Decisions to leave abusive and controlling relationships most often contributed to the women's homelessness. Social control was defined using Gagne's (1992) epistemological categories of normative, persuasive, violent social control. Other factors contributing to homelessness included illness and loss of employment. The women's material stability was most frequently attained through the use of formal social welfare services, employment, and vocational and college education. Social welfare services that supported the women's movement toward economic self-sufficiency were most often subsidized housing and AFDC. Social supports provided a sense of safety and facilitated the women's development of psychological resources. Contextual and structural barriers to stability included harassment and abuse from estranged partners, withdrawal of family supports, community shunning, and discriminating institutional practices.
External movement toward economic self-sufficiency and inner journeys of emotional emancipation were mutually supporting processes that facilitated the women in regaining stability. The women's inner journeys were conceptualized using Belenky, Clinchy, Goldberger, and Tarule's (1986) model of women's development. Of importance to the women's development of Self was the presence of significant supportive others and new social networks. These new contexts facilitated the women's development of social and psychological resources and validated the women's emerging Self. Through the discovery of Self and acquiring and maintaining 'my own place,' home took on the meaning of 'having control over my own life.'
Working from a feminist theoretical perspective, the
researcher discussed a grounded theory of rural
patriarchy and homelessness among rural women and offered
implications for social work.
Freidberg, S. E., 1996. Making
A Living: A Social History Of Market-Garden Work In The
Regional Economy Of Bobo-Dioulasso, Burkina Faso.
Ph.D. Dissertation, University Of California, Berkeley.
This dissertation traces the twentieth century social and environmental history of market-gardening sector around Bobo-Dioulasso, Burkina Faso's second largest city. Originally introduced as a form of forced labor during the early decades of French colonial rule, intensive vegetable cultivation, or maraichage, has since become one of the most important sectors in the regional economy, contributing both to employment and the urban food supply.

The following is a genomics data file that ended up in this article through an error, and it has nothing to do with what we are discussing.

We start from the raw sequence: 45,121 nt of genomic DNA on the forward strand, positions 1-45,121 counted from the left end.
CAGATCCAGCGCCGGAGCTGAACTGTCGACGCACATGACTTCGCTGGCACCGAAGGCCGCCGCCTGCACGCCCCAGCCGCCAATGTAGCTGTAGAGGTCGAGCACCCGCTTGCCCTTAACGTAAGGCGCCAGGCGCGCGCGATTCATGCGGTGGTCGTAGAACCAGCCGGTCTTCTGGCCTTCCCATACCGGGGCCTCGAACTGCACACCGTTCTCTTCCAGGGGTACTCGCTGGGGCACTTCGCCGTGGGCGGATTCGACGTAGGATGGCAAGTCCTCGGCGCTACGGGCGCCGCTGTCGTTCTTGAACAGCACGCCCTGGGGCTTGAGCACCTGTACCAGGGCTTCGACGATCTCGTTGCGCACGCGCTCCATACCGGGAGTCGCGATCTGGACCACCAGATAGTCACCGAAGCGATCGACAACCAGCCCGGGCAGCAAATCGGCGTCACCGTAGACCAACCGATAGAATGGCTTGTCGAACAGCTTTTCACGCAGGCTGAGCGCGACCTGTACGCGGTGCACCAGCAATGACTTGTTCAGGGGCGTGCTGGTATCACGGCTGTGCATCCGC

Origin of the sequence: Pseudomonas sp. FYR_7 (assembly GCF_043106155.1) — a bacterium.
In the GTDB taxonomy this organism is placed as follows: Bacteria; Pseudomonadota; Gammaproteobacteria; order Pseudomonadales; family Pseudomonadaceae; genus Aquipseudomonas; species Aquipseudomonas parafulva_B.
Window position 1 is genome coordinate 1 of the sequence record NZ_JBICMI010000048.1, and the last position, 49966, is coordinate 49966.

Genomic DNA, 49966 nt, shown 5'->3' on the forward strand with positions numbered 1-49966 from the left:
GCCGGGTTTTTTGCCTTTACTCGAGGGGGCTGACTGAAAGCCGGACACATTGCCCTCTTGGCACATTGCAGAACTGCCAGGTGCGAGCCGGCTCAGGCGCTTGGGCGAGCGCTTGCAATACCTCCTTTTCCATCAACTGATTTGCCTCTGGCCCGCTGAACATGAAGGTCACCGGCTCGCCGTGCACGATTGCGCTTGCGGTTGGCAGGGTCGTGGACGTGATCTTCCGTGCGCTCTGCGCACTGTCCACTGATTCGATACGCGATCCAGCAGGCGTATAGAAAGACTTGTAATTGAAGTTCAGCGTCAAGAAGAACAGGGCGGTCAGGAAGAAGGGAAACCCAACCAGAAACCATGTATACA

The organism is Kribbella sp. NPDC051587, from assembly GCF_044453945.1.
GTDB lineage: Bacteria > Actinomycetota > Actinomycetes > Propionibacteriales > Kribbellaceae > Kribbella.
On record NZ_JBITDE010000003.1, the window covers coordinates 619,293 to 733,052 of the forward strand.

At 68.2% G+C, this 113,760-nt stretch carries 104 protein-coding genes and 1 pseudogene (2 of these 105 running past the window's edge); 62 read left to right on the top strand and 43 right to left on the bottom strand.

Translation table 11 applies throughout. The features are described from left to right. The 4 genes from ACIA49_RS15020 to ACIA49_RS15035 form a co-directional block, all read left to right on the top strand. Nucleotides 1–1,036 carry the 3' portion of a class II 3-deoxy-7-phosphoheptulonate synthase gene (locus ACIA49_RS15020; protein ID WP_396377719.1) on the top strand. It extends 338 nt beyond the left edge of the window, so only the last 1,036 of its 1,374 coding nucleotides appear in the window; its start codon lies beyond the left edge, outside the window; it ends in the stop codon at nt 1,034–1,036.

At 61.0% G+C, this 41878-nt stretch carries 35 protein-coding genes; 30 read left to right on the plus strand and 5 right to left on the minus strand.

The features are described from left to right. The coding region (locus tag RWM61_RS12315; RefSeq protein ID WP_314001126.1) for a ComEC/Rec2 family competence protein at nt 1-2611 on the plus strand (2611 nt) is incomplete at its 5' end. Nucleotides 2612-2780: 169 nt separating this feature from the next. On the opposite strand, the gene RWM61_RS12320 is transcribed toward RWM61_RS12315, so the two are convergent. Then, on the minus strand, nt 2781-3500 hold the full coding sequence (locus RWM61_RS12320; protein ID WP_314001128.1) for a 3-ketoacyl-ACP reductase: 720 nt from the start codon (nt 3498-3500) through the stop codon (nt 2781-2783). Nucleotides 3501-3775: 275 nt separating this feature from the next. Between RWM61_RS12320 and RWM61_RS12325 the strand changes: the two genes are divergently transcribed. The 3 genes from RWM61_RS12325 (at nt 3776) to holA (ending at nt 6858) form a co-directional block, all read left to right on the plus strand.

The narrative focuses on the changing economic and social meanings of work -- the many tasks and processes required to get produce from farm to market to cooking pot -- in order to examine the on-the-ground effects of a set of interrelated historical forces, namely: urbanization, climate change, international development aid (especially for hydrological projects) and, most recently, state austerity and liberalization under a World Bank/IMF structural adjustment plan.
During the colonial years, the traumatic experience of compulsory labor, the expansion of the market economy, and the teachings of Catholicism and Islam all influenced local perceptions of gardening work, as well as definitions of gender and age-based divisions of labor in both production and marketing. After Independence, a brief period of relative prosperity and dynamism in the commercial gardening sector gave way to increasingly unfavorable environmental and economic conditions. Declining rainfall and urbanization led to the deterioration of the local river water supply, while a stagnant regional economy and government austerity programs depressed demand for garden produce. The resulting hardship and uncertainty has aggravated tensions within the households and peri-urban village communities involved in market-gardening. It has also affected relations between and among producers, wholesalers and retailers. In general, wholesalers' capital reserves, social networks, and collaborative strategies have enabled them to weather economic crisis more successfully than most gardeners or retailers.